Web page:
Herzl Rosenblum was born in 1903, a year before the death of his namesake, Theodor Herzl, who – of course – was also a journalist. In so naming him, Rosenblum later remarked, his parents had left him little choice but to spend the rest of his life in service of the Zionist cause.
In his autobiography, he claimed that he had never met two people more different in both temperament and character than his own parents. His father, Avram Motl, was an eternal optimist and a fervent Zionist, whereas his mother, Rode Iteh, was an ardent Bundist with such a bleak outlook on life that he referred to her as “Schopenhauer in a dress.”
Though he was a public figure his entire life, Rosenblum’s career as an elected politician was brief. It began (and promptly ended) when he was in high-school, in Kaunas, where – as head of the student union – he organized a general strike. Given that three-fifths of the school’s student body was Jewish, he noted, the language of instruction ought to be the ancestral tongue of the Jews – Hebrew. He made it clear that till his demands were fully met, not a single Jewish student would enter the classroom. But things didn’t go as planned. Within a few days, almost all the other Jewish pupils had broken ranks, Rosenblum himself had been deposed as head of the student union, and – as if all that wasn’t enough – he was expelled. It was only thanks to a desperate plea from his highly-respected older brother that he was eventually allowed to return to school, matriculate, and go on to study at the University of Vienna.
In 1935, after stints in both Paris and London, and armed with a doctorate in law, he moved to Palestine with only one firm conviction in mind: not to work as a lawyer. Without any real knowledge of Hebrew and with no experience whatsoever as a journalist, he met with Yosef Haftman, the editor of the HaBoker daily, and asked him to accept dispatches from the upcoming Zionist Congress in Lucerne, to which Rosenblum had been invited as a participant.
Haftman agreed, and the deal was that Rosenblum would be paid if, and only if, HaBoker actually ran the articles. Realizing that this was his one shot, Rosenblum went all in: He took notes, drafted, crafted and had the pieces translated into Hebrew on his own dime. To his delight, the effort paid off and Haftman, the editor, bought all ten of his dispatches. That ultimately launched Rosenblum’s career, which would include a 38-year stint as editor-in-chief of Yedioth Ahronoth, one of the country’s most popular newspapers.
Ideologically, Rosenblum was a disciple of Ze’ev Jabotinsky – the Odessa-born journalist and orator whose writings laid the cornerstone on which the Israeli right was founded. In a 1986 interview, he called Jabotinsky the greatest journalist the world has ever known, and said that, “my entire career as a publicist I have lived under the spell of his enchanting power.”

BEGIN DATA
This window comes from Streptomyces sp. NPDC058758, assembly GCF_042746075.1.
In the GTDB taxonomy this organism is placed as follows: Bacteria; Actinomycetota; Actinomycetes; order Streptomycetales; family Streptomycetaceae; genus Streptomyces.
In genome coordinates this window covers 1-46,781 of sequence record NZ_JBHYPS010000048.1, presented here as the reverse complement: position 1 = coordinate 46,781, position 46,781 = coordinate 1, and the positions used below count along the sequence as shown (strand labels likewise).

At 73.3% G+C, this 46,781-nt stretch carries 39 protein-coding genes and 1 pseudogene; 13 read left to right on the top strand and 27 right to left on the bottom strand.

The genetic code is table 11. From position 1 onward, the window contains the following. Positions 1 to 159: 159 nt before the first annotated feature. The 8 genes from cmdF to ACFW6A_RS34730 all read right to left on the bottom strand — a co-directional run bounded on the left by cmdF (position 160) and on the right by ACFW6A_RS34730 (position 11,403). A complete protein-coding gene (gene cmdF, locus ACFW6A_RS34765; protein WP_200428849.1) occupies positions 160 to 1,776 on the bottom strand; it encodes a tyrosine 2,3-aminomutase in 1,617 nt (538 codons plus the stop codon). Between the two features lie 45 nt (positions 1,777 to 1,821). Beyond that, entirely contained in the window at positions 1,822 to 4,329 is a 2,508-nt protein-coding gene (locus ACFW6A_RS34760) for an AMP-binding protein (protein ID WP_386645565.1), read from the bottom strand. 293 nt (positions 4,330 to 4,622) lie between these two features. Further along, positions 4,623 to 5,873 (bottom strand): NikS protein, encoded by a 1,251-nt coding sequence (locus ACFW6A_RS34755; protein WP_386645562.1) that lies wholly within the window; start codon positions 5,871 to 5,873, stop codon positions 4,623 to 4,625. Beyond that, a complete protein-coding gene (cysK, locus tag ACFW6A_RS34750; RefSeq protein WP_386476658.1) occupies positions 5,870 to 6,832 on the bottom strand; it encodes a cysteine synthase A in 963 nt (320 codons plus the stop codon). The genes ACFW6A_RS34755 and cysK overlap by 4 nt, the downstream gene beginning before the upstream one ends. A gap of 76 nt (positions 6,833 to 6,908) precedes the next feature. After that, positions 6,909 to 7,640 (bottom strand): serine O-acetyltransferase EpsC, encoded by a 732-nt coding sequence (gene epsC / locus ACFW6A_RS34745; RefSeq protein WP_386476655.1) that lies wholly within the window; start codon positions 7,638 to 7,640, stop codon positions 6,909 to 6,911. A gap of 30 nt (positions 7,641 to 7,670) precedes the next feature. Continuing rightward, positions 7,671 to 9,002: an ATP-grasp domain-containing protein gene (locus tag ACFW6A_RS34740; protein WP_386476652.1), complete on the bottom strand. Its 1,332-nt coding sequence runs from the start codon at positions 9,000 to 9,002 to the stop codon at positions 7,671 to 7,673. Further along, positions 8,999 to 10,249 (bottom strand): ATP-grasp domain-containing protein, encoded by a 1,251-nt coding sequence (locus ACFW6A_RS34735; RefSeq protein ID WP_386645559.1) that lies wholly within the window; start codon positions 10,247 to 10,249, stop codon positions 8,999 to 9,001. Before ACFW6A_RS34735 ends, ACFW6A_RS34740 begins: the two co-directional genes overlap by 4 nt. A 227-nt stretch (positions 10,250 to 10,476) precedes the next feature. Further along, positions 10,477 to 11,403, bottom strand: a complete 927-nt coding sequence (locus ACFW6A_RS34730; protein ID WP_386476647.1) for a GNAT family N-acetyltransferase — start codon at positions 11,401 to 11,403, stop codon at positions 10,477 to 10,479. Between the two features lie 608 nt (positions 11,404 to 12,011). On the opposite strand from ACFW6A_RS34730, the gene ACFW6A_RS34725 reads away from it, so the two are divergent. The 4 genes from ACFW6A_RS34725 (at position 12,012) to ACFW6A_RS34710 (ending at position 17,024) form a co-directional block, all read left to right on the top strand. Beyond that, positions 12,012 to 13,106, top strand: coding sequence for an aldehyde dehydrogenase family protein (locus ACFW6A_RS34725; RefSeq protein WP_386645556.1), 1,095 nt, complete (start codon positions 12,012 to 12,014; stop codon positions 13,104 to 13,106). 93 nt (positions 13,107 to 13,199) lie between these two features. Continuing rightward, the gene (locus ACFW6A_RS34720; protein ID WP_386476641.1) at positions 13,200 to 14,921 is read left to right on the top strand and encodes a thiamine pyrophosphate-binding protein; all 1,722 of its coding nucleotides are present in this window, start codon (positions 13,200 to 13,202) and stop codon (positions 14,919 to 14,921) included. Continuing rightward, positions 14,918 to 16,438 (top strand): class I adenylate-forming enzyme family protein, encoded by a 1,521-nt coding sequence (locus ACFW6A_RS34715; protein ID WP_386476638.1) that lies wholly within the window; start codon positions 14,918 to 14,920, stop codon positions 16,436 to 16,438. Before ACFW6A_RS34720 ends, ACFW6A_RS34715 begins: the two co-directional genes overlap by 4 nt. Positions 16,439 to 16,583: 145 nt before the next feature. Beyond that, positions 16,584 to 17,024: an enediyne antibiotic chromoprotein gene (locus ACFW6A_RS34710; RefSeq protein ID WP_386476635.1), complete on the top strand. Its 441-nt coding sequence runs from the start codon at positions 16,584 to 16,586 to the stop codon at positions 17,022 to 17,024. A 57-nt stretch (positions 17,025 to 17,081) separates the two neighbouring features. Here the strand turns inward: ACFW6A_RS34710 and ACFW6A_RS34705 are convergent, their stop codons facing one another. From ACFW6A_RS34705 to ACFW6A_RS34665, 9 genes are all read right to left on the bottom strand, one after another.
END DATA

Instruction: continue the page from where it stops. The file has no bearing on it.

As one of only three Revisionists to sign the Declaration of Independence, Rosenblum was a staunch right-winger. In his editorials he opposed the 1952 reparations agreement with Germany and – later on – avidly supported Jewish settlement in the West Bank, Gaza Strip, and Sinai Peninsula. He often argued that peace would only come once the Arab citizens of Israel “accept that they will, with full equal rights, forever be a minority in the State of Israel.”
He retired from Yedioth Ahronoth in 1986, and two years later lit one of the torches in the central ceremony celebrating Israel’s 40th birthday. He died in Tel Aviv in 1991, at the age of 87.
The thirty-seven people who signed Megillat Ha’Atzmaut on May 14, 1948, represented many factions of the Jewish population: there were revisionists and Labor Party apparatchiks; capitalists and communists and socialists; kibbutznikim, moshavnikim and city-folk; charedi rabbis and atheists.
Over the course of the past several months, our team has diligently tracked down the closest living relative of each one of these signatories, and interviewed them. We talked about their ancestors and families, about the promise of the Declaration, the places in which we delivered on that promise, the places in which we exceeded our wildest dreams, and also about the places where we fell short.
And it is through these descendants of the men and women who – with the strike of a pen – gave birth to this country of ours, that we wish to learn something about ourselves.
Today we’ll meet Herzl Rosenblum, and his grandson, Doron Rosenblum. He’ll present one of the many political perspectives we’ll be featuring throughout the series.
For a well-written, often hilarious, and non-chronological look at the chapters of Rosenblum’s life, see his exuberant autobiography, Drops from the Sea (Hebrew).
In 1961 Eliezer Whartman of the Israel State Archives conducted a series of interviews with 31 of the 37 signatories of the Declaration of Independence. For the full interview with Herzl Rosenblum, see here.
For an entry on his personal history, see the Encyclopedia of the Founders and Builders of Israel (Hebrew).
For a glimpse of Rosenblum’s fiery rhetoric (in this case on the matter of the reparations agreement with Germany), see this Ynet article.
For an in-depth (nearly two-hour-long) reflection on the various stations of his life, see this conversation between Rosenblum and Zev Golan.
For an insider’s account of Yedioth Ahronoth Managing Editor Dov Yudkovsky’s role under Rosenblum, see this account by Zev Galili.
Mitch Ginsburg and Lev Cohen are the senior producers of Signed, Sealed, Delivered? This episode was mixed by Sela Waisblum. Zev Levi scored and sound designed it with music from Blue Dot Sessions. Our music consultants are Tomer Kariv and Yoni Turner, and our dubber is Yoav Yefet.
This series is dedicated to the memory of David Harman, who was a true believer in the values of the Declaration of Independence, in Zionism, in democracy and – most of all – in equality.